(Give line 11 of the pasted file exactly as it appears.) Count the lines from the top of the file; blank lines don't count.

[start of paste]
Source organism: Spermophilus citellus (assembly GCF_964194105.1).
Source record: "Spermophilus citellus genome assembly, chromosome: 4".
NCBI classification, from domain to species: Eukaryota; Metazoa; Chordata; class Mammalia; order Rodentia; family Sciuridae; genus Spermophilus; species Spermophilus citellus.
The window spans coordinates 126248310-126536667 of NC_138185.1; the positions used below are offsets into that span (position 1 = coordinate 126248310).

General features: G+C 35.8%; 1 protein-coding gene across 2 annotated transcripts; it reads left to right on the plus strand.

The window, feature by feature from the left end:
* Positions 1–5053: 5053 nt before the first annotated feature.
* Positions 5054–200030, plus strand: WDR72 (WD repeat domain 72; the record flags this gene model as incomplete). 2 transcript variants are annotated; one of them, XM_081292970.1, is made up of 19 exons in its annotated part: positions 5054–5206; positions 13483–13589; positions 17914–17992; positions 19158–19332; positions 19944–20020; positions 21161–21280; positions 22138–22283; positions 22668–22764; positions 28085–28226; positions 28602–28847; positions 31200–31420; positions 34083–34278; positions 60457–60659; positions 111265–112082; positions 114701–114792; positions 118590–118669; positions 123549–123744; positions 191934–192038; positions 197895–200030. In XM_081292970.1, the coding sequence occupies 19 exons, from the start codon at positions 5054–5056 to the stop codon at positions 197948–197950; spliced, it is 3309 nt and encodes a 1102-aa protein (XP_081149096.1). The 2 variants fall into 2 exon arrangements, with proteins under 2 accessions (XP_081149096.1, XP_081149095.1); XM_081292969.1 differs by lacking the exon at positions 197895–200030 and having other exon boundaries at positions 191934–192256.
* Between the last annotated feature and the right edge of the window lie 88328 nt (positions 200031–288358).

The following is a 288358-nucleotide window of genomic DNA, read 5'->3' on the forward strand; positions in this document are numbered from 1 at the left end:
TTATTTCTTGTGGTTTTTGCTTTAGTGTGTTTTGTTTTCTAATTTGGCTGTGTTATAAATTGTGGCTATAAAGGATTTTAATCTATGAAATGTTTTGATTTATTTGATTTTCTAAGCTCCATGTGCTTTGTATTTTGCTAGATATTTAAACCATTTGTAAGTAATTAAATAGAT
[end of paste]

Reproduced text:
TTATTTCTTGTGGTTTTTGCTTTAGTGTGTTTTGTTTTCTAATTTGGCTGTGTTATAAATTGTGGCTATAAAGGATTTTAATCTATGAAATGTTTTGATTTATTTGATTTTCTAAGCTCCATGTGCTTTGTATTTTGCTAGATATTTAAACCATTTGTAAGTAATTAAATAGAT